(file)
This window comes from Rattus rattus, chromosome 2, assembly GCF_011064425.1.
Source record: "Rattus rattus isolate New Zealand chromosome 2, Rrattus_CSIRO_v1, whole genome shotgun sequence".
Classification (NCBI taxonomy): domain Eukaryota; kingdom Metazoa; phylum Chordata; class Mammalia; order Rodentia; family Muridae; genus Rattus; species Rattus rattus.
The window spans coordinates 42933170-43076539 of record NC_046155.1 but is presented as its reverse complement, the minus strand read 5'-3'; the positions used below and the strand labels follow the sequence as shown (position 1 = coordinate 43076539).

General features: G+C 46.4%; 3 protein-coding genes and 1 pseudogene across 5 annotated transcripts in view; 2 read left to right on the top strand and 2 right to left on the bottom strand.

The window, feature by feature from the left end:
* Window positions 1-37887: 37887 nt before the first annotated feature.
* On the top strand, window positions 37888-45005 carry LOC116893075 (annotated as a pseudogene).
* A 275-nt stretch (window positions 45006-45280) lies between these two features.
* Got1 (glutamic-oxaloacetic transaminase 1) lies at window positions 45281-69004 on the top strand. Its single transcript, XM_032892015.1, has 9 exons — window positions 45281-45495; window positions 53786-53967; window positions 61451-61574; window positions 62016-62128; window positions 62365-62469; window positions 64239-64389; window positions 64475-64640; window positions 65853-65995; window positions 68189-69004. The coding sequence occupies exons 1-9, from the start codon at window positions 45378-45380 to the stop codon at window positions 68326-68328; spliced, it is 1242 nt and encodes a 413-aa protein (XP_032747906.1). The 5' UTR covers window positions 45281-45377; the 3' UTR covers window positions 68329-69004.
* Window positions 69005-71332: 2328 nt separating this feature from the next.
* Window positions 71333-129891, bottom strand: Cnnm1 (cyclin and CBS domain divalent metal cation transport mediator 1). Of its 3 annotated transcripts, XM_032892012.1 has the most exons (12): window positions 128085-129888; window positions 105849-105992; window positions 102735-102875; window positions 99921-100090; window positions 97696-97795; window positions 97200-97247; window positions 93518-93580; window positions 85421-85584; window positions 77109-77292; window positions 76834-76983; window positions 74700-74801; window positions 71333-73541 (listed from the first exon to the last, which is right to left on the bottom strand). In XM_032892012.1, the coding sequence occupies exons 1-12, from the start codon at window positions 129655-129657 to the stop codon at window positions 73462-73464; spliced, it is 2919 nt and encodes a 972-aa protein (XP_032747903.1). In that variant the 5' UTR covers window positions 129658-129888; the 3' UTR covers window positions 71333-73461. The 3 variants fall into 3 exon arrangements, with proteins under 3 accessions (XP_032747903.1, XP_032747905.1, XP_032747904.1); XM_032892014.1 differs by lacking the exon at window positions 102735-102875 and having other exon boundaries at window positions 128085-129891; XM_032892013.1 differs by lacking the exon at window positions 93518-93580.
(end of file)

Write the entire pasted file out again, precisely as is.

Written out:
This window comes from Rattus rattus, chromosome 2, assembly GCF_011064425.1.
Source record: "Rattus rattus isolate New Zealand chromosome 2, Rrattus_CSIRO_v1, whole genome shotgun sequence".
Classification (NCBI taxonomy): domain Eukaryota; kingdom Metazoa; phylum Chordata; class Mammalia; order Rodentia; family Muridae; genus Rattus; species Rattus rattus.
The window spans coordinates 42933170-43076539 of record NC_046155.1 but is presented as its reverse complement, the minus strand read 5'-3'; the positions used below and the strand labels follow the sequence as shown (position 1 = coordinate 43076539).

General features: G+C 46.4%; 3 protein-coding genes and 1 pseudogene across 5 annotated transcripts in view; 2 read left to right on the top strand and 2 right to left on the bottom strand.

The window, feature by feature from the left end:
* Window positions 1-37887: 37887 nt before the first annotated feature.
* On the top strand, window positions 37888-45005 carry LOC116893075 (annotated as a pseudogene).
* A 275-nt stretch (window positions 45006-45280) lies between these two features.
* Got1 (glutamic-oxaloacetic transaminase 1) lies at window positions 45281-69004 on the top strand. Its single transcript, XM_032892015.1, has 9 exons — window positions 45281-45495; window positions 53786-53967; window positions 61451-61574; window positions 62016-62128; window positions 62365-62469; window positions 64239-64389; window positions 64475-64640; window positions 65853-65995; window positions 68189-69004. The coding sequence occupies exons 1-9, from the start codon at window positions 45378-45380 to the stop codon at window positions 68326-68328; spliced, it is 1242 nt and encodes a 413-aa protein (XP_032747906.1). The 5' UTR covers window positions 45281-45377; the 3' UTR covers window positions 68329-69004.
* Window positions 69005-71332: 2328 nt separating this feature from the next.
* Window positions 71333-129891, bottom strand: Cnnm1 (cyclin and CBS domain divalent metal cation transport mediator 1). Of its 3 annotated transcripts, XM_032892012.1 has the most exons (12): window positions 128085-129888; window positions 105849-105992; window positions 102735-102875; window positions 99921-100090; window positions 97696-97795; window positions 97200-97247; window positions 93518-93580; window positions 85421-85584; window positions 77109-77292; window positions 76834-76983; window positions 74700-74801; window positions 71333-73541 (listed from the first exon to the last, which is right to left on the bottom strand). In XM_032892012.1, the coding sequence occupies exons 1-12, from the start codon at window positions 129655-129657 to the stop codon at window positions 73462-73464; spliced, it is 2919 nt and encodes a 972-aa protein (XP_032747903.1). In that variant the 5' UTR covers window positions 129658-129888; the 3' UTR covers window positions 71333-73461. The 3 variants fall into 3 exon arrangements, with proteins under 3 accessions (XP_032747903.1, XP_032747905.1, XP_032747904.1); XM_032892014.1 differs by lacking the exon at window positions 102735-102875 and having other exon boundaries at window positions 128085-129891; XM_032892013.1 differs by lacking the exon at window positions 93518-93580.